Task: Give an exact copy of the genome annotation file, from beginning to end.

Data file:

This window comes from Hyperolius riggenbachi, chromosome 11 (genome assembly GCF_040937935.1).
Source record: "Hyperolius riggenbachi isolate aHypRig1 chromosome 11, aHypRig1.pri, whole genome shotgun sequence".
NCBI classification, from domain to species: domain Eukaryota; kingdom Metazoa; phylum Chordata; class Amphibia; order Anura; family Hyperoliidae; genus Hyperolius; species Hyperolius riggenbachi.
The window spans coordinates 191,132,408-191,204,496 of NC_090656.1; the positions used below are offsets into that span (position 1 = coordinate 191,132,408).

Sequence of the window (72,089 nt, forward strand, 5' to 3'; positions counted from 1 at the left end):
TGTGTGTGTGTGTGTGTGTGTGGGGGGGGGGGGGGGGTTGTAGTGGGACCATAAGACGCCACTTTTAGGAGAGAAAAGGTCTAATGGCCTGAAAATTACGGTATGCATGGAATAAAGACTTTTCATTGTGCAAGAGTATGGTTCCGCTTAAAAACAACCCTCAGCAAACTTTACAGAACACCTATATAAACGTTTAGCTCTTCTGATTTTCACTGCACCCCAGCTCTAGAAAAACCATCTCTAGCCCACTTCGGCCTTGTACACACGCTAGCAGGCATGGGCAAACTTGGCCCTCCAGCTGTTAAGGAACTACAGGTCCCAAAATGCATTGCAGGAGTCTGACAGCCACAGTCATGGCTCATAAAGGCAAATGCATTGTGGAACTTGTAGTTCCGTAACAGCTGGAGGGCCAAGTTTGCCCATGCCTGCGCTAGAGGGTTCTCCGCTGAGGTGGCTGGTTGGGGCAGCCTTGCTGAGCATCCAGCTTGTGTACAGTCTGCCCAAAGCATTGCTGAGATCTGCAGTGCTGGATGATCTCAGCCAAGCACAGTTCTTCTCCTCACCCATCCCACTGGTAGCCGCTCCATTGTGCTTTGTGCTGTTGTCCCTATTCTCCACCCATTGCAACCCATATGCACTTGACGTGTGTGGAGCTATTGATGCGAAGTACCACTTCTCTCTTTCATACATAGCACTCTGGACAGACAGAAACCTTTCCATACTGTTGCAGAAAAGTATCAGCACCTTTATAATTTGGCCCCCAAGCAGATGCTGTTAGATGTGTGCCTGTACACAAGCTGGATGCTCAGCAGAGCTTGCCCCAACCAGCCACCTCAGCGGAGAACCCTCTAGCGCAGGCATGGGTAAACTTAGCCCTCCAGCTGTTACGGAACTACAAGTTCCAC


This window comes from Hyperolius riggenbachi, chromosome 11 (genome assembly GCF_040937935.1).
Source record: "Hyperolius riggenbachi isolate aHypRig1 chromosome 11, aHypRig1.pri, whole genome shotgun sequence".
NCBI classification, from domain to species: domain Eukaryota; kingdom Metazoa; phylum Chordata; class Amphibia; order Anura; family Hyperoliidae; genus Hyperolius; species Hyperolius riggenbachi.
The window spans coordinates 191,132,408-191,204,496 of NC_090656.1; the positions used below are offsets into that span (position 1 = coordinate 191,132,408).

Sequence of the window (72,089 nt, forward strand, 5' to 3'; positions counted from 1 at the left end):
TGTGTGTGTGTGTGTGTGTGTGGGGGGGGGGGGGGGGTTGTAGTGGGACCATAAGACGCCACTTTTAGGAGAGAAAAGGTCTAATGGCCTGAAAATTACGGTATGCATGGAATAAAGACTTTTCATTGTGCAAGAGTATGGTTCCGCTTAAAAACAACCCTCAGCAAACTTTACAGAACACCTATATAAACGTTTAGCTCTTCTGATTTTCACTGCACCCCAGCTCTAGAAAAACCATCTCTAGCCCACTTCGGCCTTGTACACACGCTAGCAGGCATGGGCAAACTTGGCCCTCCAGCTGTTAAGGAACTACAGGTCCCAAAATGCATTGCAGGAGTCTGACAGCCACAGTCATGGCTCATAAAGGCAAATGCATTGTGGAACTTGTAGTTCCGTAACAGCTGGAGGGCCAAGTTTGCCCATGCCTGCGCTAGAGGGTTCTCCGCTGAGGTGGCTGGTTGGGGCAGCCTTGCTGAGCATCCAGCTTGTGTACAGTCTGCCCAAAGCATTGCTGAGATCTGCAGTGCTGGATGATCTCAGCCAAGCACAGTTCTTCTCCTCACCCATCCCACTGGTAGCCGCTCCATTGTGCTTTGTGCTGTTGTCCCTATTCTCCACCCATTGCAACCCATATGCACTTGACGTGTGTGGAGCTATTGATGCGAAGTACCACTTCTCTCTTTCATACATAGCACTCTGGACAGACAGAAACCTTTCCATACTGTTGCAGAAAAGTATCAGCACCTTTATAATTTGGCCCCCAAGCAGATGCTGTTAGATGTGTGCCTGTACACAAGCTGGATGCTCAGCAGAGCTTGCCCCAACCAGCCACCTCAGCGGAGAACCCTCTAGCGCAGGCATGGGTAAACTTAGCCCTCCAGCTGTTACGGAACTACAAGTTCCAC